Title

Implementing an Ecosystem Services Approach in the Delaware River Basin: Successes, Challenges, and Future Directions

Item Type

Presentation

Location

Elaine Langone Center, Room 241

Session

Aquatic and Terrestrial Ecology 2

Start Date

11-11-2017 3:15 PM

End Date

11-11-2017 4:00 PM

Keywords

ecosystem services, resource management, environmental management

Description

The concept of ecosystem services (ES) to define, promote, and conserve natural resources has increased over the past decade. Loosely defined as the benefits that humans gain from the natural environment, the application of ES as a potential management tool is desirable. In theory, ES have the capacity to articulate and leverage key ecological processes, that otherwise may go unnoticed, into environmental policy and management decisions. By extension, this approach serves to justify conservation or restoration actions, and their associated benefits, that may be gained or lost given management intervention. In practice, ES are difficult to implement for three reasons: biophysical (ecosystem process) and societal (value) parameters are difficult to quantify; both vary across time, space, and proximity to human activity; and once parameterized, are difficult to translate to other systems. Here, we use biofiltration of water provisioned by freshwater mussels as a model system to highlight potential opportunities, caveats, and research needs associated with the valuation of natural capital.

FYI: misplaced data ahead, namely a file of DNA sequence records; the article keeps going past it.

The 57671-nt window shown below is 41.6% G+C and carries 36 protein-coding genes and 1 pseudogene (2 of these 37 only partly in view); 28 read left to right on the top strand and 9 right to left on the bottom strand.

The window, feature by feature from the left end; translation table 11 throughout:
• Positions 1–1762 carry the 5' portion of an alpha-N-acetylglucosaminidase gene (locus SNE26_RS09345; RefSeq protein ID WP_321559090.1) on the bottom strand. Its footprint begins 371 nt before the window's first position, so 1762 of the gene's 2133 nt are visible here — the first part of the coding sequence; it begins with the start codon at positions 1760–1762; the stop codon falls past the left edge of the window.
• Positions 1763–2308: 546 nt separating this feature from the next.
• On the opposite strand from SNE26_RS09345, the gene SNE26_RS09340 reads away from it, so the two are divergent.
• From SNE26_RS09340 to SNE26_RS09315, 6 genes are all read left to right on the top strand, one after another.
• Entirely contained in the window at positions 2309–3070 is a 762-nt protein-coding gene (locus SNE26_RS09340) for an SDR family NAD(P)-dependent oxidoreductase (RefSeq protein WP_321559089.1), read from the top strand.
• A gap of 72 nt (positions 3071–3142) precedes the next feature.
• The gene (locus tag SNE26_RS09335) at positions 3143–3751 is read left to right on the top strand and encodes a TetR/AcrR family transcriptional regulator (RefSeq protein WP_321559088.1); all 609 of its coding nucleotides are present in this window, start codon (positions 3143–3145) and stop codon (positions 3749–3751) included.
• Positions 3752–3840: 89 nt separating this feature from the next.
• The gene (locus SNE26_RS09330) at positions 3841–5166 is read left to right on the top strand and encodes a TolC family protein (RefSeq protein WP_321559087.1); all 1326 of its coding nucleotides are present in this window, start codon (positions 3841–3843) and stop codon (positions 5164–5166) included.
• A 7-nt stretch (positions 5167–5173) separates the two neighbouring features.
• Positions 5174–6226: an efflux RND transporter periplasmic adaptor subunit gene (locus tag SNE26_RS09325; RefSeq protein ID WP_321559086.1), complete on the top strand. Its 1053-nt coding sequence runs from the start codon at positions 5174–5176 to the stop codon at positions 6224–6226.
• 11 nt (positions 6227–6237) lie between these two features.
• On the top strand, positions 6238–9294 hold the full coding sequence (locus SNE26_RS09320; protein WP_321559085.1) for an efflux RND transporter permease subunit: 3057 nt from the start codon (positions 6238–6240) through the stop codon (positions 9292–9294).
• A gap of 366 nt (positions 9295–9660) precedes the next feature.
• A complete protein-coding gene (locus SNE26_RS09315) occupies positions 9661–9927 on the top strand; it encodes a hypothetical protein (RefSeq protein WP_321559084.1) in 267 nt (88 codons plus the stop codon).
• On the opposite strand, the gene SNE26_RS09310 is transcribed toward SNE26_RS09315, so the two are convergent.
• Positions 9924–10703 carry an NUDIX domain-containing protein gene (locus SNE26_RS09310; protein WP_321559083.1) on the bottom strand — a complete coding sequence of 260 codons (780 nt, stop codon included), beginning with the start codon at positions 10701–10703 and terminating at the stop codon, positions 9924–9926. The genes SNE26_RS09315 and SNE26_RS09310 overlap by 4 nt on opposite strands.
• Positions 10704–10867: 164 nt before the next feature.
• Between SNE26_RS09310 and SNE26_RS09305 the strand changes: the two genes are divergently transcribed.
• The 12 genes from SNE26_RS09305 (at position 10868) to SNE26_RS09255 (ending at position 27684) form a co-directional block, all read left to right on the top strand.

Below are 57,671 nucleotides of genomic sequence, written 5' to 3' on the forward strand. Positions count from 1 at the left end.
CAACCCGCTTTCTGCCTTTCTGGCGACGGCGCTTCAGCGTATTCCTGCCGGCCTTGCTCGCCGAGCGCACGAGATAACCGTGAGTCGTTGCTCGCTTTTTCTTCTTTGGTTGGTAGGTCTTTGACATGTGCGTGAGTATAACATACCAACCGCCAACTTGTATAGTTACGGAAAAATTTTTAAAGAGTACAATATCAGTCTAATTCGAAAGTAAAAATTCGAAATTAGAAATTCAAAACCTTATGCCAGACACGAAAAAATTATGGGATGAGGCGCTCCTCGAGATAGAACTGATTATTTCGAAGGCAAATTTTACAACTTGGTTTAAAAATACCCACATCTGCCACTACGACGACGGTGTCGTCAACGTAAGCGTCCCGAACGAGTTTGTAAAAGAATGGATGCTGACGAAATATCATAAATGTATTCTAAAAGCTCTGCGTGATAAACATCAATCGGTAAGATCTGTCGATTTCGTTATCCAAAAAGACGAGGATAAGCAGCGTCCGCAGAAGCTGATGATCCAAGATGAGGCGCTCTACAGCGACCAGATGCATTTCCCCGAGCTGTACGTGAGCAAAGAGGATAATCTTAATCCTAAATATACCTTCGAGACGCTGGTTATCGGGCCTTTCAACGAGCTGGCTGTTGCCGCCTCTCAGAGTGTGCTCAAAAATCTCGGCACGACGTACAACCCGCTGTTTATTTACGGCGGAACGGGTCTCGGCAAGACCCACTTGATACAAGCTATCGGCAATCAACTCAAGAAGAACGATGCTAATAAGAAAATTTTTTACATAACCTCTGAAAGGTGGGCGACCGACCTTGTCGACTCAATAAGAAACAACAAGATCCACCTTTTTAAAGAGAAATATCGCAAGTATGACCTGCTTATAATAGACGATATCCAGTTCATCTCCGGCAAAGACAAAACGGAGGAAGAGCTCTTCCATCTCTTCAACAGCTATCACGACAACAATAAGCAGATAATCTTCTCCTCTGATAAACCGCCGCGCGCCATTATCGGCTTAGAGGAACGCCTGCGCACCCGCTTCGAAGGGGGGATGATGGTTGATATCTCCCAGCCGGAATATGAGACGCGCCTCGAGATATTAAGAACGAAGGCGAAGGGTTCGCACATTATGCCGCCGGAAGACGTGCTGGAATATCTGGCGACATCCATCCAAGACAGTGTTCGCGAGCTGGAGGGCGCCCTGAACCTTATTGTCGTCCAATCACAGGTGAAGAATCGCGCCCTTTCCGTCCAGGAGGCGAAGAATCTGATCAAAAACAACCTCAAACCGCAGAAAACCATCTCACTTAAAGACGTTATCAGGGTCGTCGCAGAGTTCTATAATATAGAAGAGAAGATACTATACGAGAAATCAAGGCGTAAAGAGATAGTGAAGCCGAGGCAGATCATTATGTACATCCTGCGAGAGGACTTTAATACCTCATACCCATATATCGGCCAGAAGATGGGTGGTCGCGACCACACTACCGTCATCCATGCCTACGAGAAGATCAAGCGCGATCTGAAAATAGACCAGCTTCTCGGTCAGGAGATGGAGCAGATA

Language

eng

This document is currently not available here.

Share

COinS
 
Nov 11th, 3:15 PM Nov 11th, 4:00 PM

Implementing an Ecosystem Services Approach in the Delaware River Basin: Successes, Challenges, and Future Directions

Elaine Langone Center, Room 241

The concept of ecosystem services (ES) to define, promote, and conserve natural resources has increased over the past decade. Loosely defined as the benefits that humans gain from the natural environment, the application of ES as a potential management tool is desirable. In theory, ES have the capacity to articulate and leverage key ecological processes, that otherwise may go unnoticed, into environmental policy and management decisions. By extension, this approach serves to justify conservation or restoration actions, and their associated benefits, that may be gained or lost given management intervention. In practice, ES are difficult to implement for three reasons: biophysical (ecosystem process) and societal (value) parameters are difficult to quantify; both vary across time, space, and proximity to human activity; and once parameterized, are difficult to translate to other systems. Here, we use biofiltration of water provisioned by freshwater mussels as a model system to highlight potential opportunities, caveats, and research needs associated with the valuation of natural capital.